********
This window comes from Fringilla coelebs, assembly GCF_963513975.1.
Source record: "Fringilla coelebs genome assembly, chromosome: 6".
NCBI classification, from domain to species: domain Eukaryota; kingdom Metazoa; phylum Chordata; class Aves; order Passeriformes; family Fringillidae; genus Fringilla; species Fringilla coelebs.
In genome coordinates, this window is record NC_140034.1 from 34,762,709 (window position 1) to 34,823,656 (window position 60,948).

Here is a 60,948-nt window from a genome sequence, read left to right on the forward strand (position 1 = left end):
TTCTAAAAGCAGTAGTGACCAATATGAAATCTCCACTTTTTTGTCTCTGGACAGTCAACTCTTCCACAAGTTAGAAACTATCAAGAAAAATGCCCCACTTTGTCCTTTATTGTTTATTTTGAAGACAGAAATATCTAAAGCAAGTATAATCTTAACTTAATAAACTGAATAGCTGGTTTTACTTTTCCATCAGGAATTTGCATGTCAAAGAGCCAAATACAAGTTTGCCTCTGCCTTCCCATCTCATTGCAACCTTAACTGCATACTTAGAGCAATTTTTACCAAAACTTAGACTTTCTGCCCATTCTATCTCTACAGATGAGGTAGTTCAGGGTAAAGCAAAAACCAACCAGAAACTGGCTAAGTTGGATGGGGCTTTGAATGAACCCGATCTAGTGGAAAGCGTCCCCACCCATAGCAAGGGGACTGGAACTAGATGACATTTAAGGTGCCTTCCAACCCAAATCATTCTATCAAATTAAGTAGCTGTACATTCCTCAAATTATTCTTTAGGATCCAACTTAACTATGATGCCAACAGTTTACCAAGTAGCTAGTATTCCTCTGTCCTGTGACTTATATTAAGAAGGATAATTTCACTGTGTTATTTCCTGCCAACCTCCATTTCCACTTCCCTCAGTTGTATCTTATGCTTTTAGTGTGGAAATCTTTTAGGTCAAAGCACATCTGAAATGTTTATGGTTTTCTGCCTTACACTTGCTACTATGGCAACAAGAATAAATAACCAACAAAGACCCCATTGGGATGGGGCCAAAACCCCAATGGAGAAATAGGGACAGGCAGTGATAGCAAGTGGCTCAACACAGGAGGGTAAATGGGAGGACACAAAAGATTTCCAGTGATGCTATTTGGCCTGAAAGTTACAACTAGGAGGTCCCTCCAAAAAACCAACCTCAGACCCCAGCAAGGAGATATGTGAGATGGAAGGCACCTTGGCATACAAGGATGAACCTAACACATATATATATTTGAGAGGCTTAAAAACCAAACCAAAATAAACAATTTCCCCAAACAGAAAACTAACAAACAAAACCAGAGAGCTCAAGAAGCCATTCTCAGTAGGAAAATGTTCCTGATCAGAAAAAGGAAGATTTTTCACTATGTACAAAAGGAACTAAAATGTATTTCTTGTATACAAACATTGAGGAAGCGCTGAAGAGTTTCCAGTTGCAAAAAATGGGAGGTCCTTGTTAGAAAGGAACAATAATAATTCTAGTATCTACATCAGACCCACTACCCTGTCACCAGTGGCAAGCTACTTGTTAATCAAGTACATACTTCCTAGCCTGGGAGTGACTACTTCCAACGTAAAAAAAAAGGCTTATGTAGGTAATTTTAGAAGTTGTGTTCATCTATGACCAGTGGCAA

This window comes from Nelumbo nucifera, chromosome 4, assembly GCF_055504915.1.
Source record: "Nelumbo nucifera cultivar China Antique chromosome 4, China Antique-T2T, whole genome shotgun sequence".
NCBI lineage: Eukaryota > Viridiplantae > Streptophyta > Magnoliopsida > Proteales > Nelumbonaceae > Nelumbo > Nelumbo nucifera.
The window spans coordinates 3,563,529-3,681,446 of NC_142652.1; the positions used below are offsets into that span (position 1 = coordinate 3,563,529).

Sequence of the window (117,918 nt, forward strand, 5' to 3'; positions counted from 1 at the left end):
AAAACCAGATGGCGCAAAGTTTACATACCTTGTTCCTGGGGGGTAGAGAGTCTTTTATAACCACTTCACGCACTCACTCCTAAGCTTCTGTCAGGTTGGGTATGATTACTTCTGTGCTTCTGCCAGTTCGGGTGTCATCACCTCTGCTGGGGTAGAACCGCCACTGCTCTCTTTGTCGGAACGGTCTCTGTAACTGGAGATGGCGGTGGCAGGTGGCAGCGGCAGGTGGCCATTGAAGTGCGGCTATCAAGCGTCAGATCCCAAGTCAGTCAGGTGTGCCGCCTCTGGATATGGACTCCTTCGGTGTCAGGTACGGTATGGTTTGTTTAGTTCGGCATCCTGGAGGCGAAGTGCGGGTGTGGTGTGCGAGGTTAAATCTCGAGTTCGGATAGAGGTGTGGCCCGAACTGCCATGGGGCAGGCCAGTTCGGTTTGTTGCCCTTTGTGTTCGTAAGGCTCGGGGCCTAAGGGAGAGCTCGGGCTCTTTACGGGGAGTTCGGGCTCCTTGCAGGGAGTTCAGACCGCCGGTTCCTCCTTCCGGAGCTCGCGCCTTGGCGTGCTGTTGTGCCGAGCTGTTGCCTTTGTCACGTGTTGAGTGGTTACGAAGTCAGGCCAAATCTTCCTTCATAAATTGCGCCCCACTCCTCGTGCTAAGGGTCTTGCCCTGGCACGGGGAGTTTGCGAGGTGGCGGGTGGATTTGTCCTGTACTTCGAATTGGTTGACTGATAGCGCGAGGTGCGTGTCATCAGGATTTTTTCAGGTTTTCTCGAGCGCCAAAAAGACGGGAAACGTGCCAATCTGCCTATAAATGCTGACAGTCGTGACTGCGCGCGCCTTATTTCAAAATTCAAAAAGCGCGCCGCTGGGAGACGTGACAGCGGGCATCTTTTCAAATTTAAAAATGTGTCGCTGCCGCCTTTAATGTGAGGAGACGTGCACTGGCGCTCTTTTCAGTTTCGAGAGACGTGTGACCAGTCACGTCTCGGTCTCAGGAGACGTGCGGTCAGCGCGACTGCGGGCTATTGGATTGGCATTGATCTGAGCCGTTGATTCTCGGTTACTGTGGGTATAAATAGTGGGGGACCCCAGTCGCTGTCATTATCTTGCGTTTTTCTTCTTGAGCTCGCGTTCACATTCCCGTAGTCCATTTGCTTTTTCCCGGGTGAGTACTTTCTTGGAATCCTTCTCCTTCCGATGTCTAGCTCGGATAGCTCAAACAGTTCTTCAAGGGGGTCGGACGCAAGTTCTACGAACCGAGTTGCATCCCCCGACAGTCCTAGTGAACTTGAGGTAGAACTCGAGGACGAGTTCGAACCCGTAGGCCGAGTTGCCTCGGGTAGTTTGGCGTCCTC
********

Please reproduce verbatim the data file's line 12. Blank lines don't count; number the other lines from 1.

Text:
AAAACCAGATGGCGCAAAGTTTACATACCTTGTTCCTGGGGGGTAGAGAGTCTTTTATAACCACTTCACGCACTCACTCCTAAGCTTCTGTCAGGTTGGGTATGATTACTTCTGTGCTTCTGCCAGTTCGGGTGTCATCACCTCTGCTGGGGTAGAACCGCCACTGCTCTCTTTGTCGGAACGGTCTCTGTAACTGGAGATGGCGGTGGCAGGTGGCAGCGGCAGGTGGCCATTGAAGTGCGGCTATCAAGCGTCAGATCCCAAGTCAGTCAGGTGTGCCGCCTCTGGATATGGACTCCTTCGGTGTCAGGTACGGTATGGTTTGTTTAGTTCGGCATCCTGGAGGCGAAGTGCGGGTGTGGTGTGCGAGGTTAAATCTCGAGTTCGGATAGAGGTGTGGCCCGAACTGCCATGGGGCAGGCCAGTTCGGTTTGTTGCCCTTTGTGTTCGTAAGGCTCGGGGCCTAAGGGAGAGCTCGGGCTCTTTACGGGGAGTTCGGGCTCCTTGCAGGGAGTTCAGACCGCCGGTTCCTCCTTCCGGAGCTCGCGCCTTGGCGTGCTGTTGTGCCGAGCTGTTGCCTTTGTCACGTGTTGAGTGGTTACGAAGTCAGGCCAAATCTTCCTTCATAAATTGCGCCCCACTCCTCGTGCTAAGGGTCTTGCCCTGGCACGGGGAGTTTGCGAGGTGGCGGGTGGATTTGTCCTGTACTTCGAATTGGTTGACTGATAGCGCGAGGTGCGTGTCATCAGGATTTTTTCAGGTTTTCTCGAGCGCCAAAAAGACGGGAAACGTGCCAATCTGCCTATAAATGCTGACAGTCGTGACTGCGCGCGCCTTATTTCAAAATTCAAAAAGCGCGCCGCTGGGAGACGTGACAGCGGGCATCTTTTCAAATTTAAAAATGTGTCGCTGCCGCCTTTAATGTGAGGAGACGTGCACTGGCGCTCTTTTCAGTTTCGAGAGACGTGTGACCAGTCACGTCTCGGTCTCAGGAGACGTGCGGTCAGCGCGACTGCGGGCTATTGGATTGGCATTGATCTGAGCCGTTGATTCTCGGTTACTGTGGGTATAAATAGTGGGGGACCCCAGTCGCTGTCATTATCTTGCGTTTTTCTTCTTGAGCTCGCGTTCACATTCCCGTAGTCCATTTGCTTTTTCCCGGGTGAGTACTTTCTTGGAATCCTTCTCCTTCCGATGTCTAGCTCGGATAGCTCAAACAGTTCTTCAAGGGGGTCGGACGCAAGTTCTACGAACCGAGTTGCATCCCCCGACAGTCCTAGTGAACTTGAGGTAGAACTCGAGGACGAGTTCGAACCCGTAGGCCGAGTTGCCTCGGGTAGTTTGGCGTCCTC